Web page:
Seeing patients with psychological issues, including depression, mood disorders and anxiety, are the most common ailments GPs deal with day to day, according to an RACGP survey.
When asked, 'What are the emerging patient health issues causing you the most concern for the future', psychological issues again topped the list, followed by obesity and diabetes.
The figures are contained in the RACGP’s annual General Practice: Health of the Nation report, which includes findings from a survey of more than 1500 GPs.
Happily, nine out of 10 surveyed GPs are satisfied or very satisfied with their role, but satisfaction levels drop once money enters the equation.
Only 64% of city GPs are satisfied or very satisfied with their remuneration, but this increases to 78% for remote GPs.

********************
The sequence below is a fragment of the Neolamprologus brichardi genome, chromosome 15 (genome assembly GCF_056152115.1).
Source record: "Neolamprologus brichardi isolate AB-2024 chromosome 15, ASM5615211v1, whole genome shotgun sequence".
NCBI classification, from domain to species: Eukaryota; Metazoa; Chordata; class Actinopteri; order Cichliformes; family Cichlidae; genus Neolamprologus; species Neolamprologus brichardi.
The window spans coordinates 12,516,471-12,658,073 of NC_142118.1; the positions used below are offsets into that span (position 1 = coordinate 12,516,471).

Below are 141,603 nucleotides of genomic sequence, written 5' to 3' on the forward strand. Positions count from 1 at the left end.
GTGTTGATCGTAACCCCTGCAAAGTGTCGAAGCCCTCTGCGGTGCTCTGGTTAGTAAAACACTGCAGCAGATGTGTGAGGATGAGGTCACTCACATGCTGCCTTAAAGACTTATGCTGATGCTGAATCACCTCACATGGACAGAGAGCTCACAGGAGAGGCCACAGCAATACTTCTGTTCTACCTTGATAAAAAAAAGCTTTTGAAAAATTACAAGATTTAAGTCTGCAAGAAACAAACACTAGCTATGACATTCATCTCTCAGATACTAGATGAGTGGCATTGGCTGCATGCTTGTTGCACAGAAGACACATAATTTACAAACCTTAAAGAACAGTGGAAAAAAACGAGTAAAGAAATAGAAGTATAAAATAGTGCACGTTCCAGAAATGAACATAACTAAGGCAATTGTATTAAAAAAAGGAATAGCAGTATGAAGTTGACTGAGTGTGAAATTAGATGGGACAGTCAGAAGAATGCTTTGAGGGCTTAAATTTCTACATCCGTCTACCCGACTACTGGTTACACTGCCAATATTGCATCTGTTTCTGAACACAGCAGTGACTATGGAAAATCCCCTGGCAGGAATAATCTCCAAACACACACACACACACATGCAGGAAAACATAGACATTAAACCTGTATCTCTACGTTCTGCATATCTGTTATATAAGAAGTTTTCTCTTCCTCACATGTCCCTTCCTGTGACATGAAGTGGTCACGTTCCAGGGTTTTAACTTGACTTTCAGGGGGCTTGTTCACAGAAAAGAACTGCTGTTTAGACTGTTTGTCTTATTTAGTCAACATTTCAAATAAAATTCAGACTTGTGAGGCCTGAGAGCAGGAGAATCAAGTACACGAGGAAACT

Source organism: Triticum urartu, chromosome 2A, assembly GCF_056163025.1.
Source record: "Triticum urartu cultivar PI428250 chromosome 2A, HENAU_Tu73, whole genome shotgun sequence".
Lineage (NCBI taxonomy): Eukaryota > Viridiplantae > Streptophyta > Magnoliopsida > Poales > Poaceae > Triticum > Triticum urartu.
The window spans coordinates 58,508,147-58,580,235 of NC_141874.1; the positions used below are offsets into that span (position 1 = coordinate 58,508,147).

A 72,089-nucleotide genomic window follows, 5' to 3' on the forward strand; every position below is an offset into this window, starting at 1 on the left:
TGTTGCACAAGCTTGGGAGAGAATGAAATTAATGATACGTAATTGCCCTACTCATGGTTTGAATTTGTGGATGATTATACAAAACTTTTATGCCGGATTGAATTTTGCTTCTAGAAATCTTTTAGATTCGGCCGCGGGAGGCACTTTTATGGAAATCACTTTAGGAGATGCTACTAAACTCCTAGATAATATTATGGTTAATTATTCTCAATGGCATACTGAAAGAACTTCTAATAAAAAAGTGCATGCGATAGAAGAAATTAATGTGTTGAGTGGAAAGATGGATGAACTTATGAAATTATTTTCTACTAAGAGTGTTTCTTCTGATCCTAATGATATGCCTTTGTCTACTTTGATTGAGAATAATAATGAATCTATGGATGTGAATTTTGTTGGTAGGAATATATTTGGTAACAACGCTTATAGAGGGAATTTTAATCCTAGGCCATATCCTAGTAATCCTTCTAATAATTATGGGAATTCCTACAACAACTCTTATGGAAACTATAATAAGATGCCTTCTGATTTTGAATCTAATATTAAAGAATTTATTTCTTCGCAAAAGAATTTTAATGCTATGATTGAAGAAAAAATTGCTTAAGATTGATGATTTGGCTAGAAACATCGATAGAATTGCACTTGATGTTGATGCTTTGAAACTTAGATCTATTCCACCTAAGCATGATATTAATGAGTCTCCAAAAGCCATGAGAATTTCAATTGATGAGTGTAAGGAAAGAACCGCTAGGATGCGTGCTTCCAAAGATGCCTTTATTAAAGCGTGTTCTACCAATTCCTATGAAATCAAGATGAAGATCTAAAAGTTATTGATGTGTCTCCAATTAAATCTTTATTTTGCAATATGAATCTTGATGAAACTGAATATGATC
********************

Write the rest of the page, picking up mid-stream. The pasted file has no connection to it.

When asked, 'What are the three most common ailments you deal with', these were the top 10:
01. Psychological (62% of GPs)
02. Respiratory (45%)
03. Musculoskeletal (43%)
04. Endocrine and metabolic (36%)
05. Circulatory (31%)
06. Women’s health (20%)
07. Preventive (17%)
08. Skin (14%)
09. Pregnancy and family planning (14%)
10. Digestive (8%)
In other findings:
• Half the GPs surveyed nominated mental health as the health issue causing them most concern for the future. This was followed by obesity (45%), diabetes (18%), aged care and the ageing population (14%), drug addiction (12%), and chronic pain and palliative care (both 8%).
• Four out of five GPs report having seen or experienced violence at work, with nearly one in three seeing violence on at least a monthly basis.
• Most work in a practice of between six and10 GPs.
• Full-time GPs see an average 114 patients a week; female GPs see 97 patients and male GPs see 122, on average.
• GPs spend on average 17 minutes with each patient.
Download the General Practice Health of the Nation 2018 document. It contains an annual insight into the state of general practice.